Geoffrey Kirk examines Michael Adie’s 1992 claim that the ordination of women is a ‘reasoned development consonant with scripture and required by tradition’

To start with first principles: any significant innovation in a body claiming divine origin and institution must be deeply suspect – and only as good as the arguments used to support it. Doctrines and practices of immemorial custom require of the faithful respect and apology. We are called to defend the Church’s patrimony: ‘to justify the ways of God to men’. A hermeneutic of suspicion, which routinely assumes that those doctrines and practices which do not meet with contemporary approval must be the product of human frailty or reprehensible prejudice, is the enemy of faith, and disruptive of the life and unity of the Church.

So how do the arguments in favour of women’s ordination measure up? There can be no better way to answer that question than by examining the arguments of Michael Adie (then Bishop of Guildford) when he proposed the Measure in November 1992. With deliberate echoes of Hooker’s legendary ‘three-legged stool’, Adie claimed that ‘the ordination of women to the priesthood is a reasoned development consonant with scripture and required by tradition’.

Note that, where Scripture is concerned, he begins by lowering the hurdle. Article VI of the Thirty-nine expects rather more than mere ‘consonance’. (‘Holy Scripture containeth all things necessary to salvation: so that whatsoever is not read therein, nor may be proved thereby, is not to be required of any man, that it should be believed as an article of the Faith, or be thought requisite or necessary to salvation.’) In Adie’s view, moreover, consonance does not add up to much. Women’s ordination is claimed to be consonant with Scripture because it accords with ‘the profound truth of the Bible with regard to men and women … that both men and women are made in the image of God’.

But there is an obvious problem. As the creation texts in Genesis make clear, the simple fact that both women and men are made in God’s image [Gen. 1.27] does not preclude the possibility of hierarchy or division of function between them [Gen. 2.21–3]; woman is made from man, and named by him. Consequently a majority of those who have held this doctrine of the imago Dei has not regarded women’s ordination as necessarily consonant with it, nor inevitably deriving from it. Paul famously enunciates the principle [Gal. 3.28] but then illustrates its practical outworking [1 Cor. 11.2–16, 14.33–6; 2 Cor. 11.3; 1 Tim. 2.11–15], in a manner of which Adie clearly disapproves. As a result Adie deals rather patronizingly with Paul, who is said to have been ‘wrestling with making sense of our failure to grasp the divine truth of man and woman together being in the image of God’. Which is to say that the Apostle was not yet up to speed (Adies’s speed).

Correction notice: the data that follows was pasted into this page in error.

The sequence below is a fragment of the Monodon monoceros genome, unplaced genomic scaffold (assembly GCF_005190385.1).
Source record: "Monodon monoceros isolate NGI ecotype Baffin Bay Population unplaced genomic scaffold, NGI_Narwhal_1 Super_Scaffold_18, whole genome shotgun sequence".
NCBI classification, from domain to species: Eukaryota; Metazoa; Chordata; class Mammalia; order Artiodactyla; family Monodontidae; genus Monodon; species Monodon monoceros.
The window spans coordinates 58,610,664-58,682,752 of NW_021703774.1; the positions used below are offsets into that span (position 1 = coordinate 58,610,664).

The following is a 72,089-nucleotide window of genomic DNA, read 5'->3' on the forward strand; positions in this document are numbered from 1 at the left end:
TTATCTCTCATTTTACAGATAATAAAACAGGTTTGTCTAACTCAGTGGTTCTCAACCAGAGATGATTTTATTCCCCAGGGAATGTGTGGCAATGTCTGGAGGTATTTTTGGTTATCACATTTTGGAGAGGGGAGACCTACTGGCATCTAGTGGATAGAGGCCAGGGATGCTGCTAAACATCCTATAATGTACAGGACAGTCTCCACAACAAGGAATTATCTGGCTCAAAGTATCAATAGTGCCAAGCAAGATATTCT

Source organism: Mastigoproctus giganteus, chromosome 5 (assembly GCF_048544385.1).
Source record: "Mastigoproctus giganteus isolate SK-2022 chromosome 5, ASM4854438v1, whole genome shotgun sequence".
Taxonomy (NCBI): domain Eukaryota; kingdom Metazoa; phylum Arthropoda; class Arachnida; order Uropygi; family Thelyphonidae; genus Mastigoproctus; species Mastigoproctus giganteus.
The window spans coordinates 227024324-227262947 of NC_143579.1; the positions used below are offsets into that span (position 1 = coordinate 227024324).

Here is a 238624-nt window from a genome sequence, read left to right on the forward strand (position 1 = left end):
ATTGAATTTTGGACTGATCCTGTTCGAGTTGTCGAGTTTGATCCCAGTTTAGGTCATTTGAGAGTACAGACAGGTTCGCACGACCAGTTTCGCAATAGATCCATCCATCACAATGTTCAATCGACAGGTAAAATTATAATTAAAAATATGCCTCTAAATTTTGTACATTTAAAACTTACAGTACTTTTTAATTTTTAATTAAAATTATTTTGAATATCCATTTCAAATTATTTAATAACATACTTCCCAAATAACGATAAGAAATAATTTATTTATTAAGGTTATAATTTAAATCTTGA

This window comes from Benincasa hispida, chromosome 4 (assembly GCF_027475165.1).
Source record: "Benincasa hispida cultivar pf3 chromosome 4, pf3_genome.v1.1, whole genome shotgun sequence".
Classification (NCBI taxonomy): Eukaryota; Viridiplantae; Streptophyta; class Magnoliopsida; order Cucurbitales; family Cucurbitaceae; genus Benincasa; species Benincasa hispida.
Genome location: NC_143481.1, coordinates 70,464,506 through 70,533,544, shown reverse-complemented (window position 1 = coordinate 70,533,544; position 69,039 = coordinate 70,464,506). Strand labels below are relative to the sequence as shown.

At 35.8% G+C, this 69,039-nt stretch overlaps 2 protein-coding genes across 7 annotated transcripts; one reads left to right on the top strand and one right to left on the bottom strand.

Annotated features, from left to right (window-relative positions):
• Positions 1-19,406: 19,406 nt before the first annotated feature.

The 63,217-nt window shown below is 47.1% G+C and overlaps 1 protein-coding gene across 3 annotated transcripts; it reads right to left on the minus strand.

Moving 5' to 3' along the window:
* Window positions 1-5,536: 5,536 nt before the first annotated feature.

There is no lowering of hurdles, however, when it comes to tradition. Tradition, Adie maintains, ‘requires’ women’s ordination. And that, as Alec Graham remarked later on in the debate, ‘really is quite a claim’. ‘I hope’, Graham went on, ‘that the Synod will not be beguiled by the Bishop of Guildford in this respect, for he begs the question whether this is a legitimate development of the tradition…The answer to that I submit, is either ‘not proven’ or a straight ‘no’.

How is it that Adie could make a claim at once so extravagant and unqualified? His argument is simply put: ‘The ordination of women to the priesthood may be contrary to tradition in the sense that it has not happened before; it is not contrary to tradition in the sense of truth as it has been handed down to us. Indeed, if we are to be faithful to tradition in the light of contemporary truth, this development is required of us.’ But that entails a premise so far from being self-evident as to be doubtful and unproven: that ‘what God has made clear to us in our century is that women are not inferior to men, nor are they identical; men and women are complementary; together and equally they make up humanity.’

Of course it is undeniable that the equality of women and men (along with other propositions about individual freedom and human rights) became increasingly a matter of concern in the twentieth century. But it does not therefore follow that the restriction of the priesthood to males is a matter like the denial of ‘education, political leadership, the vote and so on’, and that it was simply one of cultural preference or prejudice. Nor does it follow that to uphold a male priesthood is to perpetuate the supposed errors of the past. Nor is it apparent that the current mores of the post-Enlightenment West will prove to be universal and enduring. The inclination to damn all past ages and all other cultures for myopia surely demonstrates neither modesty nor rationality.

A‘ reasoned development consonant with scripture and required by tradition’? Surely not; one rather which flouts reason. The arguments used in 1992 were an unsubtle and ham-fisted assimilation of an ethical a priori assertion to biblical and patristic theology. No previous generation had drawn from the Genesis texts the conclusions which Adie drew; nor does the doctrine of the Incarnation require or entail an innovation which the Fathers did not embrace and which (as an outworking of a defective and heretical Christology) they self-consciously rejected.

Hooker, thou should’st be living at this hour! The Church of England hath need of thee. Supply, gentle reader, the rest of the adapted quotation. ND